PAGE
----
I’m always surprised by fireflies. Every year, they appear slowly, quietly. I think there is a glint of light on my windscreen, or I see a flash of light out of the corner of my eye when I get out of my car in the evening. It takes me about a week to realize that it is time, that the fireflies are here.
A month, and then another go by. They keep appearing. They keep lighting up the dusk sky with their lazy mating dance.
And then they aren’t there. One day finally comes when I realize that I’ve not seen a firefly in weeks. I’d not noticed them leave. Just as quietly as they came, they are gone.
Sometimes people are like fireflies. They are there, and then suddenly they aren’t. Their light illuminates my life for a brief time. I think they’ll always be around. And then they aren’t.

Steve Heydel, who I knew as Edmund Cavendish, is one such person.

This isn’t a close friend, one I’ve known well. I didn’t even know he was sick. He was in my medieval reenactment household. We camped together. We spent weekends in the woods, wearing medieval clothing. His always looked better than mine because he bought it.
He was a realtor, and sold me my house. More than most realtors, he helped me move by lending the use of his trailer that he used for events.  He was also an actor.  Later in life he started working for Rodale, a skin cream company.
He died October 18th, at 67, and it is hard to believe.

From IMDB – Steve Heydel is an actor, known for Ashes 2 Ashes (2014), Left Behind or Led Astray?: Examining the Origins of the Secret Pre-Tribulation Rapture (2015) and Held Up at Work(2011). He has been married to Vikki King since April 28, 1995. Height, 5’11”.

The funeral was at 10 a.m. on Thurs Oct 20,2016  at the First United Methodist, Lebanon TN, at at 415 W. Main St. in Lebanon.

From his obituary  –

Mr. Heydel passed away peacefully Oct. 18, 2016 at the age of 67, surrounded by loved ones in Nashville. Steve is survived by his loving wife of 21 years, Vikki King-Heydel, of Lebanon.

He is preceded in death by his mother, June Love Heydel, of Lebanon.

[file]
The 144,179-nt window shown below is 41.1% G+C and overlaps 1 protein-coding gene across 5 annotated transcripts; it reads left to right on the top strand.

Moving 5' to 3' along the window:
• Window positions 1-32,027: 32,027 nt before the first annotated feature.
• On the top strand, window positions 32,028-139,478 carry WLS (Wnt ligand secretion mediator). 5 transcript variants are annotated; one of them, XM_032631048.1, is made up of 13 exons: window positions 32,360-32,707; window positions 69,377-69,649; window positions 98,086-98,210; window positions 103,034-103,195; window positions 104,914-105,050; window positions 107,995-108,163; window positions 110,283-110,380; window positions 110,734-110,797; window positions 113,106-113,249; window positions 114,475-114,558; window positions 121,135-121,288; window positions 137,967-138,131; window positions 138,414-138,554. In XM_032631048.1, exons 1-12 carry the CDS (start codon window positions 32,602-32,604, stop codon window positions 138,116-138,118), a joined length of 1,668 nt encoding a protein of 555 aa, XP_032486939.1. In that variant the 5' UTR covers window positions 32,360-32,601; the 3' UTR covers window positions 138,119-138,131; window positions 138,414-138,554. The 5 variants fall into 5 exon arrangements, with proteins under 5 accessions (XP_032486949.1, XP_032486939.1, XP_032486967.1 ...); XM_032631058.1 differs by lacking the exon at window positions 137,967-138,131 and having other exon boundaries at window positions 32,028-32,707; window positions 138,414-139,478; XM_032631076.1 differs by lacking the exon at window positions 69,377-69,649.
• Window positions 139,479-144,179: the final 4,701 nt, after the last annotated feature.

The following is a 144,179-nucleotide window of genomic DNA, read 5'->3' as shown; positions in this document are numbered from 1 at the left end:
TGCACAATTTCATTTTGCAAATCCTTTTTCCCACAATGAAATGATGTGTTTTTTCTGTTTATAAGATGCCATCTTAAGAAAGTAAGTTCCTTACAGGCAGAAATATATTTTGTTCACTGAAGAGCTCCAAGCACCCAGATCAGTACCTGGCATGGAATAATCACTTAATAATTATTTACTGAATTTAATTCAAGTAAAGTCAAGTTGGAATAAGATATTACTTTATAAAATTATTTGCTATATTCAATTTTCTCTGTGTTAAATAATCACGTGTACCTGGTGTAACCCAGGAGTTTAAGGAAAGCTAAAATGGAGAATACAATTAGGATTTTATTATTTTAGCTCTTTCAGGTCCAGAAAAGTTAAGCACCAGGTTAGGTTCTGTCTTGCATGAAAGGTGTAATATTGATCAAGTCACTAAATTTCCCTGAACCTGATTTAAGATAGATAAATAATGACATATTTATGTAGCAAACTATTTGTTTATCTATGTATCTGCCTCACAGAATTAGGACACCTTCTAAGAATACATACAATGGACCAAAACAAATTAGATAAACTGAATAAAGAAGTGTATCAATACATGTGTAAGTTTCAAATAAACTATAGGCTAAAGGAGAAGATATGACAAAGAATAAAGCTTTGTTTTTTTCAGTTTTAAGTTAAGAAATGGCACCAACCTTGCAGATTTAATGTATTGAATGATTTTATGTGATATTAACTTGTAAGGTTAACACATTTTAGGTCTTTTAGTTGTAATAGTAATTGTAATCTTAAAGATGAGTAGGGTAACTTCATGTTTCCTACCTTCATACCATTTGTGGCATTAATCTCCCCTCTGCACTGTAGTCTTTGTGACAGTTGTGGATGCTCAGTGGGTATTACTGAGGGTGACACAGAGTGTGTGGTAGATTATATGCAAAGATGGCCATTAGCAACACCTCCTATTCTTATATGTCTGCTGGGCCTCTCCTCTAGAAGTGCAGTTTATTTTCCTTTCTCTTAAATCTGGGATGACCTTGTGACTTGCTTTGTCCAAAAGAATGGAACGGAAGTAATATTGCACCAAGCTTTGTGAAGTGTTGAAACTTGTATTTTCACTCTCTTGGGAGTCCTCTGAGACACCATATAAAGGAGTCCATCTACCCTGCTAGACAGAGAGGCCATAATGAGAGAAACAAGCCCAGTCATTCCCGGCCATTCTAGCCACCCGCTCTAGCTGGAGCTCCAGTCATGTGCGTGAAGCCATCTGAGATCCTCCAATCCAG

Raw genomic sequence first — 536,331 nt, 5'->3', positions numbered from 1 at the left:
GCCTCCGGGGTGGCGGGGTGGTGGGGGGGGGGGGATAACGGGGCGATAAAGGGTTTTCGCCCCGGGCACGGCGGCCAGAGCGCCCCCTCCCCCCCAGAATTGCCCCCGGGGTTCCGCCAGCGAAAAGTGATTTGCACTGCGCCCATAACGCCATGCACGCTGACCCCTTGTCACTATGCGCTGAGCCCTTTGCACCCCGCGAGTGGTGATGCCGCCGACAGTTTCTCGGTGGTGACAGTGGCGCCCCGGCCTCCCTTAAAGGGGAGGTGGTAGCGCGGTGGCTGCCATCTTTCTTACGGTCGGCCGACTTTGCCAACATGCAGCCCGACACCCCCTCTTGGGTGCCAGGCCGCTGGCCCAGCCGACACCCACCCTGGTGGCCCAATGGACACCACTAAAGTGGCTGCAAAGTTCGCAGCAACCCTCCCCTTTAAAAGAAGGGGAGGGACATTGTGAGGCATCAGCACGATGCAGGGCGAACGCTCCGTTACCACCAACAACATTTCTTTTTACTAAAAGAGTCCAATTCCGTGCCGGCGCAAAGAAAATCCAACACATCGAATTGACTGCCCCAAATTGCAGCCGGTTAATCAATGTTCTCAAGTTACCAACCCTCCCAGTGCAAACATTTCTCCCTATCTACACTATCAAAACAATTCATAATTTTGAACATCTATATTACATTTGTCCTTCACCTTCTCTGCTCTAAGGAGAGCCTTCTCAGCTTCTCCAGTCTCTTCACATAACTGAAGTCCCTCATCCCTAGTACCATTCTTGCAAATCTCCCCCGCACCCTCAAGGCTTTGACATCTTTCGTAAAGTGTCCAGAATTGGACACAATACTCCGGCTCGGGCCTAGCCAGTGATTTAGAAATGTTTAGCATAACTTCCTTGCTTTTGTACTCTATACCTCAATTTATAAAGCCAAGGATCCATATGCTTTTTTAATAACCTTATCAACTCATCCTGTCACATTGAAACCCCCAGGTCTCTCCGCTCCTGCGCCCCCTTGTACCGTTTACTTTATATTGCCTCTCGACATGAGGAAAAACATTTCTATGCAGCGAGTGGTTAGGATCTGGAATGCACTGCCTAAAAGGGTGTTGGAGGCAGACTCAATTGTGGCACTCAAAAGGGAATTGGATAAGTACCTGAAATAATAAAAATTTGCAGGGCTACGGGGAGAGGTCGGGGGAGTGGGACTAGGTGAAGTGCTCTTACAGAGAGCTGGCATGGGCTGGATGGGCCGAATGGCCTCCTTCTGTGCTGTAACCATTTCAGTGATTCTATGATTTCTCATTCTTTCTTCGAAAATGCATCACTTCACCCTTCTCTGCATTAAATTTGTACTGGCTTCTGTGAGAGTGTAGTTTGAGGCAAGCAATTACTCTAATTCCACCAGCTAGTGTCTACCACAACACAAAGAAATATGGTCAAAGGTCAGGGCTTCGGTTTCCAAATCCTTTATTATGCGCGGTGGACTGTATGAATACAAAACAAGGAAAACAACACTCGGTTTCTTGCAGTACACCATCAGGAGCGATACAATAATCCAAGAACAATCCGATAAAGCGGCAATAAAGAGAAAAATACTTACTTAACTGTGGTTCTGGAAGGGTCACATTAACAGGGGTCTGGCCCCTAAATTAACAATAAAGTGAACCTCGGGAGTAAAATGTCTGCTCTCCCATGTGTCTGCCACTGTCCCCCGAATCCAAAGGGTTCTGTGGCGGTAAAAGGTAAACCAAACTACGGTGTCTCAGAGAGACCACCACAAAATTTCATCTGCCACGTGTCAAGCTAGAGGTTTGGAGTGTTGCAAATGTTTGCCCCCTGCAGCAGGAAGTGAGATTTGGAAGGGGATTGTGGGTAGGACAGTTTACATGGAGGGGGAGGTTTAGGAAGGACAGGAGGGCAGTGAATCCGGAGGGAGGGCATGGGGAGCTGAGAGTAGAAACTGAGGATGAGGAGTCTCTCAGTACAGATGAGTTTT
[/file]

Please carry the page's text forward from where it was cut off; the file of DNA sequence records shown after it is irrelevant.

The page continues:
Steve is also lovingly remembered by his father, William David Heydel; brother, Richard David (Sally) Heydel; daughters, Wendy Heydel (Shane) Lynn, Chrissa Heydel (Jim) Gatton; stepson, Aaron Hester; grandsons, Mason Lynn, Connor Lynn, Ethan Lynn, Jacob Gatton, Caleb Gatton; and granddaughters, Bailey Hester, Shyann Hester; and numerous loved ones and dear friends.

Steve was born Nov. 26, 1948 in Rockwood. He graduated from Lebanon High School in 1966 and went on to earn a bachelor of arts in economics from Cumberland University and the University of Tennessee in 1970. He also attended the University of Tennessee Law School in 1971.

Steve’s passion was acting in local Lebanon community theaters and did several commercial and short film acting roles in the Middle Tennessee area. He also had an avid interest in British and European history, and was a member of the Society of Creative Anacronisms, affectionately known amongst his SCA friends as Edmund Cavendish.

In lieu of flowers, memorial donations may be made to First United Methodist Church or the Leukemia and Lymphoma Society.

Here are other pictures of him.

…and more recent ones, showing his illness.  He’d had a bone marrow transplant in May, and it had started to fail in October.


According to his Facebook page, he liked to read John Sanford and listen to Led Zeppelin, Jefferson Airplane, the Kingston Trio, Connie Laine, Tick Bryan.  For films, Hav Faith, Star Wars, Anne of the Thousand Days, Arn, Wyatt Earp, Ashes to Ashes, the Terminator, Indiana Jones.

I didn’t know know all this about him.   I suspect there is a lot that I’ll never know. I know that he loved to watch local football, and had a room in his house that was perfect for it.  His home was unique – there was a great hall that looked like a hall in a medieval castle.  He had a booth in his kitchen so he and his wife could sit as if they were eating out.





I’ve always been fascinated by these tiny alleyways, but not known that they had a special name. In Britain, where they are common, they are called ginnels. They are pathways between rowhouses. According to Wikipedia it is “A narrow passageway or alley often between terraced houses.”  They are known as this especially in Yorkshire and Lancashire. A terraced house is defined as one that shares both side walls with other houses, which is “typical of Victorian and Edwardian housing in English cities”. 


To me, they look secret and mysterious. I’m not sure why I have such a fascination with empty spaces and absences. This is negative space, not positive.  It isn’t a destination, but a way to get to it.  But to me, it is intriguing as it is.

My Mom told me about playing in the one that was part of her building complex while she was growing up.  This was primarily when it rained.


They look forbidding and inviting all at the same time.  Do they lead to courtyards like this?



From an image search, I found several that aren’t enclosed on the top.  I don’t know if those are still considered ginnels, or if they are just alleys.  To me, they need to be enclosed to fit my idea of them, but then again I just learned this word.

(All photos are copyright of their respective owners and are used for educational purposes.)

An Autumn Wander